Life In (With) A Vacuum

RobokingFeeling lonely?  Talk to your vacuum cleaner.  I am serious…. Korean makers LG have recently released details of their Roboking, a robot vacuum cleaner.

Saying “Sit!” to a dog is bad enough but shouting “Suck!” in an authoritative tone to a vacuum cleaner could well be misinterpreted by your neighbours.

You need to clap your hands twice to get the wretched thing to stop its activities so practising a bit of hi-tech Morris dancing wouldn’t go amiss.

Moreys daunce” by the way is believed to have had its very early origins in the European Courts of the 16th Century, and possibly also has a reference to Moorish practices, although the evidence is patchy.  What we do know for sure is that there is no Asian tradition of men putting knotted handkerchiefs on their heads and dancing round in a circle.

But putting Artificial Intelligence to practical use is very much an Asian tradition. Samsung Electronic also has a voice activated vacuum cleaning robot called the New Smart Tango – note the dance reference in its title.

And while the Korean have been cleaning up with their robots, the Japanese have been training theirs as pets.

Who can forget the embryonic “Tamagotchi“;  a handheld digital pet which graced our shelves in the 1990’s. We have come a long way from key chain-sized virtual pets that “age”.  Later models of the Tamagotchi even had a final ‘seniors’ mode.  Presumably this state occurred before they were eventually buried at the back of someone’s drawer, completely forgotten as the next tech craze took over.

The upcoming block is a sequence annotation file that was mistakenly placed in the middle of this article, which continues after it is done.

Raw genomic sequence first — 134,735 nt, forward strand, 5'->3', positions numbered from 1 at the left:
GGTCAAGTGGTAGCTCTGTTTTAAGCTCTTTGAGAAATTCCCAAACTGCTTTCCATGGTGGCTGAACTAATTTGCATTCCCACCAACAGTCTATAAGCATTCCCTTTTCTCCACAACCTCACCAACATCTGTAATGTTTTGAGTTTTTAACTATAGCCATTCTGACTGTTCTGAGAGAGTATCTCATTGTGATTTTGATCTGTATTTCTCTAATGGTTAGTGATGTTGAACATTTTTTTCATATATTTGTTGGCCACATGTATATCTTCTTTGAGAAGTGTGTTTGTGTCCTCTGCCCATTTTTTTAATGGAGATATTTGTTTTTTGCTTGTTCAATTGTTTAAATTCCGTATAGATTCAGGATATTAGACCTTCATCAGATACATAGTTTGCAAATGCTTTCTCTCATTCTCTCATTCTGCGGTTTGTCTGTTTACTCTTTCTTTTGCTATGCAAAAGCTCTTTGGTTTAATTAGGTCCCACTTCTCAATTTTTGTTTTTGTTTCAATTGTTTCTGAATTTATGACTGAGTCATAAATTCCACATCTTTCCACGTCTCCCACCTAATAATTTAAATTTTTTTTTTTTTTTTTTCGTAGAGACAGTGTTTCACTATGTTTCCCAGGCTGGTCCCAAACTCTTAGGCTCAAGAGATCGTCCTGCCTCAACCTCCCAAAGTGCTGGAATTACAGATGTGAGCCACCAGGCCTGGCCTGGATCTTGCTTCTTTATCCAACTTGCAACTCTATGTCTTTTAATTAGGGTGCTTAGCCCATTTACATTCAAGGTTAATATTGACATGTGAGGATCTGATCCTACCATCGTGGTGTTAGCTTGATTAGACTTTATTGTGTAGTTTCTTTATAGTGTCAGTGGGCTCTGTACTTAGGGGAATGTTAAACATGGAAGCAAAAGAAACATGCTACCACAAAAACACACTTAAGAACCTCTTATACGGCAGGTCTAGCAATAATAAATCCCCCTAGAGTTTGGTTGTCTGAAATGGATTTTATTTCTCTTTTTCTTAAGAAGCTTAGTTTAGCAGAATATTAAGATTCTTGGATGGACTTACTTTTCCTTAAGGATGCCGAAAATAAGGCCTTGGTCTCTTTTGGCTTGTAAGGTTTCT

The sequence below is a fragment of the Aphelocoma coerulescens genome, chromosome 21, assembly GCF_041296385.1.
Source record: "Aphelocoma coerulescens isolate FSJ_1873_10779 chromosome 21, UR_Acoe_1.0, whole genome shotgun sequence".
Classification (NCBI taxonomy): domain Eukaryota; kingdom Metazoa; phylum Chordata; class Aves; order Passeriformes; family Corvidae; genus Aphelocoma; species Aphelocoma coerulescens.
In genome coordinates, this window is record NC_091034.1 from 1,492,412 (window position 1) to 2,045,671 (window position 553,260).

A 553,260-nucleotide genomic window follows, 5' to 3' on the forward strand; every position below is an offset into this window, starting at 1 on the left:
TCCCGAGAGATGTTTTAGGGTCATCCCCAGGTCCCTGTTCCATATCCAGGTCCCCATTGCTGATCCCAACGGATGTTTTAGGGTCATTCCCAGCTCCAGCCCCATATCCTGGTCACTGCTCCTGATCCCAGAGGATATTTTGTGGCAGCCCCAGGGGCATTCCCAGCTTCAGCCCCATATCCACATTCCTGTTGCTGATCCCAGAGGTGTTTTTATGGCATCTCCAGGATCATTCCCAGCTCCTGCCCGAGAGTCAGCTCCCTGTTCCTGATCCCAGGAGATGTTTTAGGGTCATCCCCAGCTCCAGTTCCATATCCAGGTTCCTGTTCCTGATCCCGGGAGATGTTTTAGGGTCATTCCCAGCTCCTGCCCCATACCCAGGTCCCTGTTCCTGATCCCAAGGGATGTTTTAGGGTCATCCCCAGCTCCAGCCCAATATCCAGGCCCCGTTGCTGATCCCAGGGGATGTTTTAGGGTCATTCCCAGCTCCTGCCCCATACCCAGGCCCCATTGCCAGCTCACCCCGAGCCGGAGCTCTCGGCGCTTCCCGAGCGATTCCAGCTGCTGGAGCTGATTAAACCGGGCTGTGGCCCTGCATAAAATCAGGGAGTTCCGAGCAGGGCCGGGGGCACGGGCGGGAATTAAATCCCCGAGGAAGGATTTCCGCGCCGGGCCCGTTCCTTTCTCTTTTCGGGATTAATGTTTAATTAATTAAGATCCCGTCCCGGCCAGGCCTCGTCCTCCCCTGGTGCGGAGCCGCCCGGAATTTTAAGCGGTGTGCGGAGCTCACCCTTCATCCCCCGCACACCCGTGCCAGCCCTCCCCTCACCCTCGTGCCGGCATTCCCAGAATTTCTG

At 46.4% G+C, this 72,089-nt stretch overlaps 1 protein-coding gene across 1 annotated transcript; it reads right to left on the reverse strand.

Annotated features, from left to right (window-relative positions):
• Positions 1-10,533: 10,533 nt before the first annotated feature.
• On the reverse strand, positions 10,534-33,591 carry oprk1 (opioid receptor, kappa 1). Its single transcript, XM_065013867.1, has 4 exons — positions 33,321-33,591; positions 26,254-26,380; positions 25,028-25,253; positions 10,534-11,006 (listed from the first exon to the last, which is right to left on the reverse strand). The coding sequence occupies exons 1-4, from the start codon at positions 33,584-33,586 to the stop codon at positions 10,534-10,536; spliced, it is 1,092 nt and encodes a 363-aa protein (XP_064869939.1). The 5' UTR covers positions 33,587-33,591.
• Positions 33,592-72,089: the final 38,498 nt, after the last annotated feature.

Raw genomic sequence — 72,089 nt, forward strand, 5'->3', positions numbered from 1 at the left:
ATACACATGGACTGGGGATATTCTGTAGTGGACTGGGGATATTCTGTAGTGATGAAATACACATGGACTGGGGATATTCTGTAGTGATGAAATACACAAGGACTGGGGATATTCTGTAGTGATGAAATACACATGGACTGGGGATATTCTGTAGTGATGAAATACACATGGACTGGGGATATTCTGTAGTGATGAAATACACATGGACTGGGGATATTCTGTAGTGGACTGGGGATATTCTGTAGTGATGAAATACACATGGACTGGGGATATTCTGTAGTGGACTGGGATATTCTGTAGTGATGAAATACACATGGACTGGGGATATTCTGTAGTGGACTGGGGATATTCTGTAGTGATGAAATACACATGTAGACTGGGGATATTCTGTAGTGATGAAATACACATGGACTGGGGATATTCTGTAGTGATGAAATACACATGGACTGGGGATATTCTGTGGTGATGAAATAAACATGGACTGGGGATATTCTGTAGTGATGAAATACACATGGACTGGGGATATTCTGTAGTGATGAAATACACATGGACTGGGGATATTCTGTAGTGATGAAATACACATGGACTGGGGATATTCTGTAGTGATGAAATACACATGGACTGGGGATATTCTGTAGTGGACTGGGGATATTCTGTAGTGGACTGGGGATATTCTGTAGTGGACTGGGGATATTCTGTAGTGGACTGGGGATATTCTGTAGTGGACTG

NEC  has a personal robot called “PaPeRo“(‘Partner-type Personal Robot’) which has face recognition and detection.  It also has the ability to make a mental notes of your preferences as well as being able to walk, talk ( about 200 words) and master a whole range of human expressions. And yes, it too can dance!


The PaPeRo Robot

Nidhal Guessoum who is an associate dean at the American University of Sharjah believes that:

We are indeed at a crucial moment in human history: Artificial intelligence threatens to produce machines that will surpass us in too many ways; genetic engineering threatens to “upgrade” humans, which may perhaps help us compete with robots. Technology will soon challenge our ethics, indeed our whole sense of humanness“.

He may well be correct in this assumption but think of the money we will save in pet food.

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About thedigitalconsultant

Roger Smith is a retired international, digital consultant and former British Council Director of Online Operations within the East Asia region.
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